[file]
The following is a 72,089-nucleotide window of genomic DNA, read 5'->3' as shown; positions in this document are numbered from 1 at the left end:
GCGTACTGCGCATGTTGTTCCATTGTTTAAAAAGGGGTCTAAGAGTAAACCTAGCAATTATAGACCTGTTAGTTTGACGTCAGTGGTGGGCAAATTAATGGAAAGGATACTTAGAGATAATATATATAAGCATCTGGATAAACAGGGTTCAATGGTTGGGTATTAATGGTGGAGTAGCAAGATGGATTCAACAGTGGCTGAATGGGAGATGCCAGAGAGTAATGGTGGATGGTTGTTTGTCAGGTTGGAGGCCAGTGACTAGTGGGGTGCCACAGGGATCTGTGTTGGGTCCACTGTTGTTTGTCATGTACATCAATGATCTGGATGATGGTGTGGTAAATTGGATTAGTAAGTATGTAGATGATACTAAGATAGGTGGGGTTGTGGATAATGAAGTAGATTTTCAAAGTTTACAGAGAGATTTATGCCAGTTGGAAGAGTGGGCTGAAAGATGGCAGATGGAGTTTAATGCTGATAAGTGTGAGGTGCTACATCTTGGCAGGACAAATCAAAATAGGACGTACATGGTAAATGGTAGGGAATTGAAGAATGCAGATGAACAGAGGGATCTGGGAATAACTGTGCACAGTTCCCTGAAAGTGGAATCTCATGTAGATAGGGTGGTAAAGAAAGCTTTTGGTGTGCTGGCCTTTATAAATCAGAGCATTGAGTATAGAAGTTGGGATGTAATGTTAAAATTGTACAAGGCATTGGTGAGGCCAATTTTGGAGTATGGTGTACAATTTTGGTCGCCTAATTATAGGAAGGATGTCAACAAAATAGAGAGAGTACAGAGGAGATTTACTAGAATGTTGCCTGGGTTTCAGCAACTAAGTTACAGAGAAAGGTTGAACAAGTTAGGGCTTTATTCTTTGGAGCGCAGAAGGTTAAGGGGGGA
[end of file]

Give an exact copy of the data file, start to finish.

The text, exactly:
The following is a 72,089-nucleotide window of genomic DNA, read 5'->3' as shown; positions in this document are numbered from 1 at the left end:
GCGTACTGCGCATGTTGTTCCATTGTTTAAAAAGGGGTCTAAGAGTAAACCTAGCAATTATAGACCTGTTAGTTTGACGTCAGTGGTGGGCAAATTAATGGAAAGGATACTTAGAGATAATATATATAAGCATCTGGATAAACAGGGTTCAATGGTTGGGTATTAATGGTGGAGTAGCAAGATGGATTCAACAGTGGCTGAATGGGAGATGCCAGAGAGTAATGGTGGATGGTTGTTTGTCAGGTTGGAGGCCAGTGACTAGTGGGGTGCCACAGGGATCTGTGTTGGGTCCACTGTTGTTTGTCATGTACATCAATGATCTGGATGATGGTGTGGTAAATTGGATTAGTAAGTATGTAGATGATACTAAGATAGGTGGGGTTGTGGATAATGAAGTAGATTTTCAAAGTTTACAGAGAGATTTATGCCAGTTGGAAGAGTGGGCTGAAAGATGGCAGATGGAGTTTAATGCTGATAAGTGTGAGGTGCTACATCTTGGCAGGACAAATCAAAATAGGACGTACATGGTAAATGGTAGGGAATTGAAGAATGCAGATGAACAGAGGGATCTGGGAATAACTGTGCACAGTTCCCTGAAAGTGGAATCTCATGTAGATAGGGTGGTAAAGAAAGCTTTTGGTGTGCTGGCCTTTATAAATCAGAGCATTGAGTATAGAAGTTGGGATGTAATGTTAAAATTGTACAAGGCATTGGTGAGGCCAATTTTGGAGTATGGTGTACAATTTTGGTCGCCTAATTATAGGAAGGATGTCAACAAAATAGAGAGAGTACAGAGGAGATTTACTAGAATGTTGCCTGGGTTTCAGCAACTAAGTTACAGAGAAAGGTTGAACAAGTTAGGGCTTTATTCTTTGGAGCGCAGAAGGTTAAGGGGGGA